August 05, 2019
Bullying, self-harm and suicide are the most common issues facing students in Pennsylvania, according to a report released on Monday that allows teachers, students, and administrators to submit anonymous tips.
The Safe2Say report, conducted by the attorney general's office, said that since it began in mid-January, it received more than 23,400 anonymous tips through the end of June. Officials are saying that its findings detail the types of issues kids are dealing with in schools — namely non-violent issues focusing on mental health.
The program is now mandated under a 2018 law which requires every school to have an anonymous reporting system for students who may be at risk of hurting themselves or others. Students and teachers are also being trained on how to recognize signs of individuals who may be at risk.
Since January, more than 860,000 Pennsylvania middle- and high-school students have received the training. But tips can be reported by students and adults in all K-12 schools.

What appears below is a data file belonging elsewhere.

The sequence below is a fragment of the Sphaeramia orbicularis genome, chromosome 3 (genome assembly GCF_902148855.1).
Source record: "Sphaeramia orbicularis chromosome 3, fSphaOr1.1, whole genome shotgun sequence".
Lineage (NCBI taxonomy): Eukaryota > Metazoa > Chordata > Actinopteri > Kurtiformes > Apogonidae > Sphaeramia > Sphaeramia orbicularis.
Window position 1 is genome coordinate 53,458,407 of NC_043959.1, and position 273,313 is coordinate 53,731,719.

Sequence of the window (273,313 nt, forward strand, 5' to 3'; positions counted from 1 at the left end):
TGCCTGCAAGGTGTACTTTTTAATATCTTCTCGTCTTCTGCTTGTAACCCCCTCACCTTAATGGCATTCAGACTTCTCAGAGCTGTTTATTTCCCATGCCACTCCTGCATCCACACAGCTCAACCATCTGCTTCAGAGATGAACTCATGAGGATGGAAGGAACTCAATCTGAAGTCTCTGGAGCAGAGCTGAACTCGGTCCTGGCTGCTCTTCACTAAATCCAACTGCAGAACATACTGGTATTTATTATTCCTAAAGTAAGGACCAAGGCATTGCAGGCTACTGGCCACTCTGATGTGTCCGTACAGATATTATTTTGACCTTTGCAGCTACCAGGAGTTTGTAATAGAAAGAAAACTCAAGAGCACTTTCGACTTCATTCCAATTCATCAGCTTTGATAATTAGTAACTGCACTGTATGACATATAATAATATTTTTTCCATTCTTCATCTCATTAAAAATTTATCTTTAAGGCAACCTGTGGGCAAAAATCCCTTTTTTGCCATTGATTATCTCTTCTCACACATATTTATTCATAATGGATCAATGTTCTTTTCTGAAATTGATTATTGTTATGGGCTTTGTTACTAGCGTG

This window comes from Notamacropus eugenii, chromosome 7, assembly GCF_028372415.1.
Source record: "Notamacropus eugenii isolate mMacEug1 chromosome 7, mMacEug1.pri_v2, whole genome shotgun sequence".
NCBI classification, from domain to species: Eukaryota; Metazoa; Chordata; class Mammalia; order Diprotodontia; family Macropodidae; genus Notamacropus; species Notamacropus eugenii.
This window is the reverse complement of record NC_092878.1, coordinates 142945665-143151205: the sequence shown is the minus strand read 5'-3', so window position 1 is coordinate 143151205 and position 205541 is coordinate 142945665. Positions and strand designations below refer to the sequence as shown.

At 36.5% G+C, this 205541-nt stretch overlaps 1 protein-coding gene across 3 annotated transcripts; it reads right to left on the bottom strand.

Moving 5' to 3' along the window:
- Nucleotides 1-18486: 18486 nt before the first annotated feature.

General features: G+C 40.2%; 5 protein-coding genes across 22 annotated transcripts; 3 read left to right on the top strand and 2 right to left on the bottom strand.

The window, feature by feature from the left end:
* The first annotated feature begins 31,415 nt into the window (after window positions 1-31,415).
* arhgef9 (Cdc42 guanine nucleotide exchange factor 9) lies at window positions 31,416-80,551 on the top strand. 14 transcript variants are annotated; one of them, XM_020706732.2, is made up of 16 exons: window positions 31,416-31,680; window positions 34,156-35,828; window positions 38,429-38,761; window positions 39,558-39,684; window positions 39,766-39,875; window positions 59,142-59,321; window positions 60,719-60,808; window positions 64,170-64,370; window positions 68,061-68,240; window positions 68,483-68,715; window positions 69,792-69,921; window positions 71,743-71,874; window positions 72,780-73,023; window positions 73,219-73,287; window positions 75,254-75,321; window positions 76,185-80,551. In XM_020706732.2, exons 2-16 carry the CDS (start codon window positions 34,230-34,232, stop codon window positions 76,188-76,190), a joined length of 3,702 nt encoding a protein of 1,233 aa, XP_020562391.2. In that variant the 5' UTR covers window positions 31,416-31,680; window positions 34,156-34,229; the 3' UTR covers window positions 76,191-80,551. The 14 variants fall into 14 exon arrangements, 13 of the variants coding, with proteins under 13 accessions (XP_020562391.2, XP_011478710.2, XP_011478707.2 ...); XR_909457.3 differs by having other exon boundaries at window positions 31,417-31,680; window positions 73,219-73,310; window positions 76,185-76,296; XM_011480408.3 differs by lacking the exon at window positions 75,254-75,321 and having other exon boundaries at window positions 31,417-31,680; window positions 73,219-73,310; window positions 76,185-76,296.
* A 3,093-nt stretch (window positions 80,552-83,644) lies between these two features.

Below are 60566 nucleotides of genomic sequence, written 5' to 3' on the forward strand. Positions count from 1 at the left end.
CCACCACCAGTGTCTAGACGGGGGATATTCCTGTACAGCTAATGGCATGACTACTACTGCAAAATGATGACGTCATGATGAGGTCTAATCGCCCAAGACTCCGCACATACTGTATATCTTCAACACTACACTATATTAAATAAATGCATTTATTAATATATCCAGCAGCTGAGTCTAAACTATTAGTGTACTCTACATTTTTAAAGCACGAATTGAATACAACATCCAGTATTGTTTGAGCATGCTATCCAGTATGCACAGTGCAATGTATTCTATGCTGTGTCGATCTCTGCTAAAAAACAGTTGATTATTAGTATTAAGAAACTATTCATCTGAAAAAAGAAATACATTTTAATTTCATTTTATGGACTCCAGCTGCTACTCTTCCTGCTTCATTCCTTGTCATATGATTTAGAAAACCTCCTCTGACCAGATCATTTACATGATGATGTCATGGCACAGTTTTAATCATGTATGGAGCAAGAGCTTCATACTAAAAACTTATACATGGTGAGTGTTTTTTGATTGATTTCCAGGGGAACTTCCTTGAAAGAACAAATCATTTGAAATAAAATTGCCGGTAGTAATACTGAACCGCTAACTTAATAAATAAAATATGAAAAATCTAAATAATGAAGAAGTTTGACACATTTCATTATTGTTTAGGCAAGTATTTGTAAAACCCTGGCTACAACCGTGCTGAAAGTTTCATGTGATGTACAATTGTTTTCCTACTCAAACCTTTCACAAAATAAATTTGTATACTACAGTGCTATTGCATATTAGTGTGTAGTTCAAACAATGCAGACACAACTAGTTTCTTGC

Most of the tips were about bullying and cyber-bullying — which was reported 3,558 times — followed by self-harm, suicide, and depression and anxiety, the report said.
"The majority of tips received by Safe2Say have not been about students making violent threats to their school or to their classmates — instead, they have been focused on students struggling with mental health issues," the report said. "The numbers in this report show the reality of what our children are facing in school as they struggle with bullying, anxiety and thoughts of self-harm."
There were 607 reports of a threat against the school and 523 threats against a person, the report said.